• Diminished clarity of the role of interbank rates in the PBOC’s policy framework. Since mid-2015, interbank rates had been kept largely steady, partly reflecting the PBOC’s efforts to build up a policy rate framework centering on interbank rates. The PBOC has also introduced SLF (standing lending facility), which is understood as a tool to keep volatility in interbank funding conditions low. However, in a signal that deviates from these previous efforts, the PBOC last Thursday tried to dissociate interbank rates from “policy rates”, which the PBOC said should mean benchmark bank lending and deposits rates. The comment appeared to open up a bigger scope for the PBOC to allow interbank rates to move higher (with the possible intention to avoid conflict with its official “stable and neutral” policy stance or potential pushback from other policy authorities).
  • The SLF mechanism appears to have not functioned effectively in recent days. There have been occasional breaches of the general 7-day repo rate above the SLF rate (3.35% per PBOC’s official communication, although it was reportedly raised to 3.45% last week). This suggests that SLF has not effectively fulfilled its supposed function of imposing a ceiling to interbank rates. One possible reason is that SLF is accessible only by banks, and much of the spikes of the general 7-day repo rate have been a result of liquidity scramble by NBFIs (which have no SLF access), while banks’ interbank funding cost (as measured by DR007; Exhibit 1) has remained more moderate and still below the SLF rate (note that the 7-day repo fixing rate is partly based on funding cost of NBFIs as well). Nevertheless, the apparent lack of effectiveness of SLF in suppressing interbank rate volatility might have weakened the anchoring of the market’s rate expectations in the near term, and such uncertainty could have compounded the liquidity squeeze.
  • Continued high interbank repo borrowing by funds. The wide gap of R007-DR007 reflects continued stress imposed by NBFIs, likely particularly funds, on the funding market. Indeed, as of end-Feb, interbank repo borrowing by funds remained high at over 30% of the interbank repo borrowing (Exhibit 2) despite the increased pressure on the commercial viability of repo trades (borrowing via interbank repo to finance long-dated bond holdings).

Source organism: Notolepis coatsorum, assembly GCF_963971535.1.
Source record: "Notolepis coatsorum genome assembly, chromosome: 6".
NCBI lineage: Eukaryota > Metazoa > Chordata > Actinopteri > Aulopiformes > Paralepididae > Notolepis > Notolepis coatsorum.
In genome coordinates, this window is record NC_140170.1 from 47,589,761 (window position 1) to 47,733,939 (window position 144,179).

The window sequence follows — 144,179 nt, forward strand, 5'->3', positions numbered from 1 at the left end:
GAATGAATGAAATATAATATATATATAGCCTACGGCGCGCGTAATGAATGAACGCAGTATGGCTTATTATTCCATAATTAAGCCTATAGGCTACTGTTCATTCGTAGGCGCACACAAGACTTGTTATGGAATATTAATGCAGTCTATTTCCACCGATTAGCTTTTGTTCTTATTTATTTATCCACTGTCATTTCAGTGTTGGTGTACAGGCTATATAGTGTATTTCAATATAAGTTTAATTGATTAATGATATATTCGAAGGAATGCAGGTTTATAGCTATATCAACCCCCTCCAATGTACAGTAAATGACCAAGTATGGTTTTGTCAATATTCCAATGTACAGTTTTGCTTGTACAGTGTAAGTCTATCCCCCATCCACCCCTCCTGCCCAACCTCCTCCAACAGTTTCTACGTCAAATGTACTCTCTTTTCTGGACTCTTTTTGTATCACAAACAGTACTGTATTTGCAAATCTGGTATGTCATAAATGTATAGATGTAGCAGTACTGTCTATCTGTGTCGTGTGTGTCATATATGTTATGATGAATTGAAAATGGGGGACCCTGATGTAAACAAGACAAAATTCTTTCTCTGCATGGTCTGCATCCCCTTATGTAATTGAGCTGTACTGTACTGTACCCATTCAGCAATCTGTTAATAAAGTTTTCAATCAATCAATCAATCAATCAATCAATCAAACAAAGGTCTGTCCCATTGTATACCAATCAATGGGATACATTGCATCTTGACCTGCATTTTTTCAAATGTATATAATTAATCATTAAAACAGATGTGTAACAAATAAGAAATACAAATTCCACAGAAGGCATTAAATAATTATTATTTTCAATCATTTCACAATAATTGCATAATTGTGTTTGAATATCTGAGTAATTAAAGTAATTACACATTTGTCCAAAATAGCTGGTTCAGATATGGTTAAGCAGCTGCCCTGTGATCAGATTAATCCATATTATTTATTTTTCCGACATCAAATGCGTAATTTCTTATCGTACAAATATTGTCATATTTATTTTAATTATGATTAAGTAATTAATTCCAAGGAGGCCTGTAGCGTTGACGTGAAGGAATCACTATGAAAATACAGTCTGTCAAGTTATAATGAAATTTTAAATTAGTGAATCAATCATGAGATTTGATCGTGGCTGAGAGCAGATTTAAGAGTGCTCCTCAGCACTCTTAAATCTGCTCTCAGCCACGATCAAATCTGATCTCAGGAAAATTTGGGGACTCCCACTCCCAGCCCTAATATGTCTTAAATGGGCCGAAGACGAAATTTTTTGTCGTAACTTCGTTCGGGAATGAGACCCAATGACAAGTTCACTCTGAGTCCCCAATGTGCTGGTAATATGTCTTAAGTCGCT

• Regulatory impact. The PBOC has tightened the prudential requirements (particularly on the growth of banks’ balance sheet) under its MPA examination, which is to be conducted at quarter-end. This has likely further contributed to, and amplified the impact of, a tightening in the interbank market.

In total, the interbank rate volatility may remain quite high in the coming days, especially in light of the near-term consideration of MPA examination at quarter-end and the PBOC’s apparent deviation from the previous monetary policy framework. Alternatively, today’s plunge in the dollar may have had a secondary purpose of easing Chinese financial conditions, where the ongoing dollar rally has pushed the local financial sector to the brink of illiquid collapse.

Analysts – Goldman included – expect the PBOC policy stance to remain in tightening mode, but do not expect interbank interest rates to remain at today’s elevated levels in the weeks ahead. Sustained elevated rates could cause significant volatility in financial markets–particularly the bond market–given still-significant repo leverage of funds. More importantly, the recent rise in interbank rates will contribute to a moderation in growth later this year, and bank lending rates might also face upward pressures amid higher market rates and thereby increase corporates’ borrowing cost (Exhibit 3).

Exhibit 2: Funds’ borrowing still accounts for a large share of the interbank repo market

Exhibit 3: The ongoing rise in market rates may feed through to banks’ lending rates (and corporates’ funding cost) in the months ahead .

For now, however, the PBOC may have come up with a deus ex machina again: moments ago the first print of the recently soaring seven-day money rate tumbled 64 bps from a two-year high tp 2.45%, affording banks some time to get their financial matters in order. Of course, none will, which means the next time repo rates soar again, it will be up to the PBOC to bail out the local banking system, all over again.